Transcutaneous electrical nerve stimulation (TENS) is a method in which mild electrical currents are used to relieve pain. Transcutaneous means “through the skin”. In other words, in this physical therapy method, nerve fibers are stimulated with electrical currents given over the skin. The TENS device is a small battery operated machine; At the other end of the cables connected to the machine, there are pads called electrodes that are attached to the skin.

Before the application, the skin is cleaned, then the pads are placed on the relevant area. The device generates small electric currents when powered; this is felt as tingling in the affected area. Electrical currents reduce pain signals from nerves to the spinal cord and brain; thus relieving pain and muscle spasm. With TENS, the release of endorphins, the body’s natural pain reliever molecules, can be stimulated.

What Is TENS Used For?

It is used in many problems and diseases that cause pain and muscle spasm. Low back pain, neck pain, knee pain, hip pain, sports injuries, waist-neck hernias, calcifications (osteoarthritis), fibromyalgia, MAS are the conditions in which TENS is frequently used. It is one of the most commonly used treatments in physical therapy programs. There are also types sold for home use, but we recommend that you consult a doctor before using these devices.

Does It Have Therapeutic Effects?

TENS is an effective and safe way to reduce pain. However, it has no curative effect. It is one of the methods often used within a broader treatment program. It is rarely used alone.

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The pain relief effect of TENS is explained by the gate control theory. Accordingly, the given electrical currents prevent the transmission of pain signals from the spinal cord to the brain. Another explanation is that it increases endorphins, the body’s natural pain relievers.

According to the gate control theory, the electrical currents given by TENS stimulate the A-beta type sensory nerves under the skin; This reduces the transmission rate of the signals of the C-type nerve fibers carrying the pain sensation from the spinal cord to the brain. A-beta nerve fibers are mostly stimulated by currents with a frequency of 90-130 Hz. Therefore, the TENS current frequency is mostly in this range.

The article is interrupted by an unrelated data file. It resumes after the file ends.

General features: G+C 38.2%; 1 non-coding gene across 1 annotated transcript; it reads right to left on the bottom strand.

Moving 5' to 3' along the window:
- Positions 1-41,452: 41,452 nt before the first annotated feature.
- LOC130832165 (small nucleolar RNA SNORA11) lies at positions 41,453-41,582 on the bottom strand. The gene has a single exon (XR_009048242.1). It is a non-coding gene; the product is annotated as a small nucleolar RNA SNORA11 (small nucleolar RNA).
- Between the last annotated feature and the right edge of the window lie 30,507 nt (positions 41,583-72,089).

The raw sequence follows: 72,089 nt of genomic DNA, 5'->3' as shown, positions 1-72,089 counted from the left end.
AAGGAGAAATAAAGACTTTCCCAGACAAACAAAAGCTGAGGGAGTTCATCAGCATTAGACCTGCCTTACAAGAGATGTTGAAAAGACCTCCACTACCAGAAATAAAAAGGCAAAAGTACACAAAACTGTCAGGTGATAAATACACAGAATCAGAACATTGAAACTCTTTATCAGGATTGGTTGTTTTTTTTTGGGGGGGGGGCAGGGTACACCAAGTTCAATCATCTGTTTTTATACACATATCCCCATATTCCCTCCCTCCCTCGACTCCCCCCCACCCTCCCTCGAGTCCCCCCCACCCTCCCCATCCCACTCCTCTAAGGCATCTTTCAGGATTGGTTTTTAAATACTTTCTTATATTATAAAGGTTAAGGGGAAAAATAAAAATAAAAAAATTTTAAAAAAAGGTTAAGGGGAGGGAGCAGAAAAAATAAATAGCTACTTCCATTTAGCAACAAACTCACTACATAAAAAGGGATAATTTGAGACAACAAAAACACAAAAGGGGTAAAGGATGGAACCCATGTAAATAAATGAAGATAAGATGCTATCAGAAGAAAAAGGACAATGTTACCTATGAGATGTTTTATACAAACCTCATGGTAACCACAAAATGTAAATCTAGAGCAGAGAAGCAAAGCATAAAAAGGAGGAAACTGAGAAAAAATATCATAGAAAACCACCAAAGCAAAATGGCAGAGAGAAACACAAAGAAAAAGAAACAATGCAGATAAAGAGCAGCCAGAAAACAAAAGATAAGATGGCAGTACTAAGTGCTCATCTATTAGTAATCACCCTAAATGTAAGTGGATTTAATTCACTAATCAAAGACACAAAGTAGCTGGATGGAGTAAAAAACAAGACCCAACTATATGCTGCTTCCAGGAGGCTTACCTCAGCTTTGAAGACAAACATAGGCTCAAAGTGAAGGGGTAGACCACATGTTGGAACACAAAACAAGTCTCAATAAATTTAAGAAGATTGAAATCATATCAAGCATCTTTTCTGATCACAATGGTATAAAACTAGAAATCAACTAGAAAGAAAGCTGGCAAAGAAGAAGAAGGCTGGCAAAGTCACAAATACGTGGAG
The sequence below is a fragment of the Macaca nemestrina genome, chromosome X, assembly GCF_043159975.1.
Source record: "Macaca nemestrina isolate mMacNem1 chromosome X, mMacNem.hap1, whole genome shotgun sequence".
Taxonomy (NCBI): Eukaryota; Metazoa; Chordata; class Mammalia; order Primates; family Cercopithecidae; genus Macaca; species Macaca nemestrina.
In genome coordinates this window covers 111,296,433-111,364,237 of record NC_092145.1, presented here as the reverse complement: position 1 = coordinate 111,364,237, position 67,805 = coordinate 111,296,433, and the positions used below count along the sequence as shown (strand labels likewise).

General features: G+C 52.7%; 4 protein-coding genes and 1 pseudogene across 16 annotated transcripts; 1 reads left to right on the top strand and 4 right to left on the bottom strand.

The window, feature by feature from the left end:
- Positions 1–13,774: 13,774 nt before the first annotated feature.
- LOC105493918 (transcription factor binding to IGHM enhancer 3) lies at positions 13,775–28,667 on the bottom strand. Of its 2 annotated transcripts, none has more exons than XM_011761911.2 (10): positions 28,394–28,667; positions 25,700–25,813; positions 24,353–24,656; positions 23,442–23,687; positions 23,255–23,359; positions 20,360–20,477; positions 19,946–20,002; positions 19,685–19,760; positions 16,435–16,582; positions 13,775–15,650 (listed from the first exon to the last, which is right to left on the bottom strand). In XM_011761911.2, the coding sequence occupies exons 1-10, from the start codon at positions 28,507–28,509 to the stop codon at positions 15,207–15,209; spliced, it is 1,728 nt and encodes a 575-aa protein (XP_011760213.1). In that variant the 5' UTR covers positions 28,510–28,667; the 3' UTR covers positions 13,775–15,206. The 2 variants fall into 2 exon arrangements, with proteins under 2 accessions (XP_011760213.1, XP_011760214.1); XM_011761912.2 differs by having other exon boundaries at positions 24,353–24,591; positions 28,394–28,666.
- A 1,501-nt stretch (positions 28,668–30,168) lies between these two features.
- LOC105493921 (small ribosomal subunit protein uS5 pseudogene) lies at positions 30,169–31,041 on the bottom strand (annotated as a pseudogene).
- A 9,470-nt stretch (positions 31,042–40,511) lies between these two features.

A-delta nerve fibers are activated to use the endorphin mechanism. These nerve fibers are stimulated at a much lower frequency, such as 2-5 Hz. A-delta nerve stimulation causes the spinal cord to release a molecule called enkephalin that suppresses pain signals.

The “burst” mode can be used to use both mechanisms. In this mode, the device gives 2-3 Hz low frequency current between 100 Hz high frequency current. Although the strongest pain relief effect is obtained with burst current in many patients, it may be found to be more disturbing as it causes muscle contraction and scratching sensations.

There is no one effective method for everyone in TENS practice. It may take a few attempts at first to determine the frequency and type of current that is most effective in a particular person.

Reducing the pain of TENS may cause the person to tire himself/herself before full recovery and act recklessly. If the body biomechanics is corrected with flexibility and strength-enhancing exercises during the period when pain is reduced by physical therapy, long-term benefit is provided.

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Characteristics of TENS Currents

The features that distinguish TENS currents from each other are waveform, pulse duration (unit is microsecond), pulse frequency (beats per second, unit is Hertz), whether there is a burst, burst duration and current intensity (unit milliampere). The TENS waveform can be symmetrical, asymmetrical, or balanced biphasic. The pulse duration is generally between 50-400 microseconds. The pulse frequency can vary between 1 and 200 Hz.

TENS types:

  • conventional (conventional) type
  • Acupuncture type
  • short dense type
  • Burst mod
  • Modulation type

In which regions is it not used?

The front of the neck, temples, eyes, chest, areas with varicose veins, inflamed skin are the areas where this treatment is not used.

How to use?

First, electrodes are placed on the appropriate area while the device is turned off. It can be placed on the skin of the painful area, or it can be placed on the places (according to the dermatome) or acupuncture points that match the distribution of the sensory nerves. The distance between the two electrodes should be at least 2.5 cm. After the electrodes are placed, the device is turned on. It is operated with the lowest current power at first. A slight tingling is felt on the skin. Gradually the current intensity is increased. The intensity is increased until the current is felt strongly but not disturbingly. If the tingling sensation causes pain or discomfort, the current is slightly reduced. TENS can be applied in different flow patterns according to the characteristics of the pain. Treatment time can vary from 15 minutes to several hours. When the treatment is finished, the device is turned off and the electrodes are removed from the skin.

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Risk and Side Effects

It is a safe treatment that often does not cause any side effects. Pads used in 2-3% of people can cause allergies; In this case, non-allergenic pads can be used.

TENS is not used in people who have a pacemaker or other type of medical implant in their body.

It is not applied on the abdomen during pregnancy.

It should not be used without the advice of a doctor in epilepsy and heart failure.

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